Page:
I don’t remember when I first met Jim Doss. We were both in the same LRRP Class in the 4th Infantry Division’s Base Camp near Pleiku, South Vietnam. It was in September of 1969 and the mornings were cool there in the Highlands. That was a good thing because our pre-dawn workouts and long runs with a full pack and rifle were physically very strenuous.
Days were filled with physical challenges which built confidence and weeded out the weak or those who lacked determination. Classes provided training in map reading, LRRP tactics, indirect fire support, radio communications, marksmanship, weapons, explosives etc. Those who could not learn well or devote time to study were flunked out. Others were removed from training for discipline problems, not showing leadership abilities, failing to work well in a team setting or psychological quirks that may compromise the mission of a four man LRRP Team on which every member must make their full contribution.
From our class, four graduates were selected for additional training at the MACV Recondo School in Na Trang. Doss and I were among those four. Our LRRP training laid a good groundwork for the Recondo School which was even more physically taxing and academically intense. I read that the MACV Recondo School was the only school in the U.S. Army that included an actual combat mission. I guess that no one told them that our 4th Division LRRP Class included a combat mission as well. But our LRRP Training prepared us for the challenges of Recondo School and three of the four of us graduated and received the Recondo Badge which we could then proudly wear on our right shirt pocket. Doss and I were among the three graduates.
Jim Doss was a big man. Tall and strong, intelligent, with a quiet nature, he was a natural leader. Soldiers wanted to be on his team and serve with him. And after a few missions he quickly moved from Assistant Team Leader to Team leader. He had a loyal group of new rangers with him. The three team members were inseparable. Whenever I would see one, the other two would be nearby. Clowning and joking when in basecamp was the norm for them. Doss hung out with the group but avoided them whenever hi-jinx was involved (which was nearly all the time). One night we came under indirect fire attack at our base camp. We were directed to get out of our bunks and report to the main communications bunker for safety. After some time waiting and being bored, one of Doss’ team members stood up and went to the center of the bunker and lifted one leg up. Of course, the other two did the same. All three were determined to be the last soldier to remain standing on one leg. At least it was entertaining for the rest of us.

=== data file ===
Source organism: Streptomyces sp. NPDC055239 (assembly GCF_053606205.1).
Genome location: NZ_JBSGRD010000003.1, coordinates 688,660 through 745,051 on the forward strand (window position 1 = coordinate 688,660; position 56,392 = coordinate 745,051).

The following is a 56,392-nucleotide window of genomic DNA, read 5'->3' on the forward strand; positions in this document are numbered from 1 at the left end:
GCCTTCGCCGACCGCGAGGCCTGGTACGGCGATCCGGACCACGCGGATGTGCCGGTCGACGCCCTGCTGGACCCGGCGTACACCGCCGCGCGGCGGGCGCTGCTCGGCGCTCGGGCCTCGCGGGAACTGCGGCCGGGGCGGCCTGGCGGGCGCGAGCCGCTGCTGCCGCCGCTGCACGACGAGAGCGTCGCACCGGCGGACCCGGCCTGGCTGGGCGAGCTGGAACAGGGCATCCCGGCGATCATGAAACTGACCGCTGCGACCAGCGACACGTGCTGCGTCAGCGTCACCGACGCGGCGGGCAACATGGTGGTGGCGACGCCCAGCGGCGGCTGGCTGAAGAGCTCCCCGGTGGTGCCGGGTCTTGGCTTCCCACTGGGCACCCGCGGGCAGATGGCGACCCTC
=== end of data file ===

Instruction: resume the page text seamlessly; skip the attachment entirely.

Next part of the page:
I knew that Doss was married and had a son. He told me how much he missed them. Although I was 22 years old, I was not mature enough to understand just how significant that was. It was not until eight years later when I became a father myself that I could appreciate the sacrifice that he and the other married guys and fathers were making. I am sad that I didn’t know enough about life to thank these brave men who, despite their great responsibilities chose to volunteer for duty as Rangers with Company K of the 75th Ranger Regiment.
Because patrolling as a LRRP Team member was such dangerous duty, all the men of K/75 were volunteers. One day Doss’s Team suffered an unbearable loss. Three of the four members lost their lives. Doss was the only survivor. I was saddened by the loss of those three brave soldiers – my comrades-in-arms. But I was saddened and worried about this loss upon my good friend, (Luther) James Doss. He continued to patrol and I worried that he was determined not to leave Vietnam alive.
The General Mission of the Infantry is to close with and defeat the enemy. Anyone who participates in close and deadly combat as an infantryman will experience the extraordinary violence of war. They will be forever changed. As I continued to patrol for K/75, I had my opportunity to survive as the soldier at my side did not. Time and again I felt how “lucky” I was that the bullets missed my body. I did not sense that Doss felt lucky.
Years later during a conversation with a counselor, he drew out of me an overwhelming feeling of guilt I bore about my experiences in Vietnam. I did not feel guilty about the noble actions I took as a soldier. But walled off in a darkened corner of my sub-conscious mind, I suddenly realized the enormous feeling of guilt I was suffering with because I lived when others did not. Some years after that, I heard the phrase “Survivors’ Guilt.” These two words put such an appropriate title to the feelings I carried with me from Vietnam.
Whether Jim Doss was simply a dedicated Ranger with a desire to participate in achieving the goals of the Armed Forces of the United States or a sensitive soldier suffering the pain of survivors’ guilt I will never know. But Sargent Doss left Vietnam as a distinguished hero and if there is a Ranger heaven, he is back leading his team, caring for their safety in the field and being amused by their antics during downtime in base camp.
Charles Weidner March 3, 2019.